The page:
Julian Barnes, speaking to the Paris Review in 2000, on why he was not destined for a career as a philosopher:
Do you think that one year in PPP has marked your mode of thinking, and therefore your work, in any way?
Not really. You see, I wasn’t very good at it. I chose PPP because I thought reading literature was a bit frivolous. I had been well taught at school and I decided I didn’t need to go on doing French and refining my French prose and my views on Racine for another three years. I felt I needed something to get my teeth into and I thought philosophy and psychology were proper subjects. Of course they are, but I didn’t seem to be the right student for them; I don’t have that sort of mind. All those genes went to my brother. And I was frustrated to keep finding that philosophy seemed to consist of telling you one week why the philosophy you had studied the previous week was entirely wrong.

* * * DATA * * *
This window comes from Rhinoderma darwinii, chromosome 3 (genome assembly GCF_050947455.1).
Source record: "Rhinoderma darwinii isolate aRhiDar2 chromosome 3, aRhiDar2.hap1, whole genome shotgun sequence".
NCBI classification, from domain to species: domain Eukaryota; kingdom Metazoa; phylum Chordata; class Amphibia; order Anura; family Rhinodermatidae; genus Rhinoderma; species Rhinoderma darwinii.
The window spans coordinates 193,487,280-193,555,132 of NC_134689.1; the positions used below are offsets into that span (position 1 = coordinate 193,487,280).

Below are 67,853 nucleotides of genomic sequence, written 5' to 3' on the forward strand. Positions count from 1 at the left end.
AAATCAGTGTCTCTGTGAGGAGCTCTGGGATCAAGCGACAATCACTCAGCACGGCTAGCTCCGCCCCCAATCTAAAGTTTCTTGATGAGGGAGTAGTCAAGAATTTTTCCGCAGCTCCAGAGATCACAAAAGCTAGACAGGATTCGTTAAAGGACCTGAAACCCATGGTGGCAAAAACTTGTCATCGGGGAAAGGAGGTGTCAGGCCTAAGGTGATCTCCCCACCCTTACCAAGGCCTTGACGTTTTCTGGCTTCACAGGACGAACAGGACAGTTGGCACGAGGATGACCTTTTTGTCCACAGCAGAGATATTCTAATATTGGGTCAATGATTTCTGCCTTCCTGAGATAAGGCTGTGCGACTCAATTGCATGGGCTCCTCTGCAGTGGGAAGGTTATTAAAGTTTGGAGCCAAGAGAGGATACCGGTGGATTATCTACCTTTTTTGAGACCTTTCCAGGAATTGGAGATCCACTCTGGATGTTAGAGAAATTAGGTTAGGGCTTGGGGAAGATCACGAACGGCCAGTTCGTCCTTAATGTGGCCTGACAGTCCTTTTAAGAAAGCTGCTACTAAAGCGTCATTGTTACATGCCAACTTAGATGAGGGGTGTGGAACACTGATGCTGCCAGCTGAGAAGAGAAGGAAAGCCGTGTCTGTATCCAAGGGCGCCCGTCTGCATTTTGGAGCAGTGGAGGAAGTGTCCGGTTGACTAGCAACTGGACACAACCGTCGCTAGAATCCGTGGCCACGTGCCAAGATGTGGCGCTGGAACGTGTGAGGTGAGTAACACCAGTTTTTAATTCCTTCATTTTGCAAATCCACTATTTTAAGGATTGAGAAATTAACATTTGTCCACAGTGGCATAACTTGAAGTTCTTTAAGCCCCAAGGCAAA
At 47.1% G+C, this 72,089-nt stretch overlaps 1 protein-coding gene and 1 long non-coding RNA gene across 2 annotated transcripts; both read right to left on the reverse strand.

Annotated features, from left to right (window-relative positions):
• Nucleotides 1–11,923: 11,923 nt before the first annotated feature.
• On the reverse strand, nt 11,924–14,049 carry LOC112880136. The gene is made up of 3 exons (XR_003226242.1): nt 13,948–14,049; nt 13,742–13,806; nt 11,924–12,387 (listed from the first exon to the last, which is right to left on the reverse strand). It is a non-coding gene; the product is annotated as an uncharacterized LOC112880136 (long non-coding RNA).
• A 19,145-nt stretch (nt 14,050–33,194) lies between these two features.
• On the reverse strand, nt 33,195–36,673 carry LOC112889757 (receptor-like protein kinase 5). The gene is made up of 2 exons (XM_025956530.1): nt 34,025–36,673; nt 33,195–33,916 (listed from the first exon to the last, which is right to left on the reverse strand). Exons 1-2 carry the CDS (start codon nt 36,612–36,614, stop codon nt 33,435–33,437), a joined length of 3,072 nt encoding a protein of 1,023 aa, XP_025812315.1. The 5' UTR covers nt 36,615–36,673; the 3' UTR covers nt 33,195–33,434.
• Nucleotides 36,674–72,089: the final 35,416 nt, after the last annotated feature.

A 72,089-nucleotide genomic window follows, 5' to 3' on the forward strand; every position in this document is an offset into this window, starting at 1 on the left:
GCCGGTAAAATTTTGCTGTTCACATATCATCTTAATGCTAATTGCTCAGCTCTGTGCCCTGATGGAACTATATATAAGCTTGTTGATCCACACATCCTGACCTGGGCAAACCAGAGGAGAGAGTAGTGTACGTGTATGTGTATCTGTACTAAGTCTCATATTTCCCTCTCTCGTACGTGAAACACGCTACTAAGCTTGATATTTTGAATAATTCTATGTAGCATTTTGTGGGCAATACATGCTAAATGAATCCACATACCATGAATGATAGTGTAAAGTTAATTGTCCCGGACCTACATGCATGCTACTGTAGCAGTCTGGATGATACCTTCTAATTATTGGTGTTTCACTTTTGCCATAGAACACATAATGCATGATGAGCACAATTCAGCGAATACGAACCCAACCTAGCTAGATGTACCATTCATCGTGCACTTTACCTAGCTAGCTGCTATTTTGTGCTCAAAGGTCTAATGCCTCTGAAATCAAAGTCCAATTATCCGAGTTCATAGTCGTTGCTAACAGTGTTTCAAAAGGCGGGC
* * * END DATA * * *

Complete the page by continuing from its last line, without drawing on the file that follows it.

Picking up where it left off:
I’ve often felt this way while studying political science. I know that the point is to suss out the debates, but it can be frustrating when every last thing you read seems to be right. That is until you discuss it in class and you’re know longer sure who made the most valid point.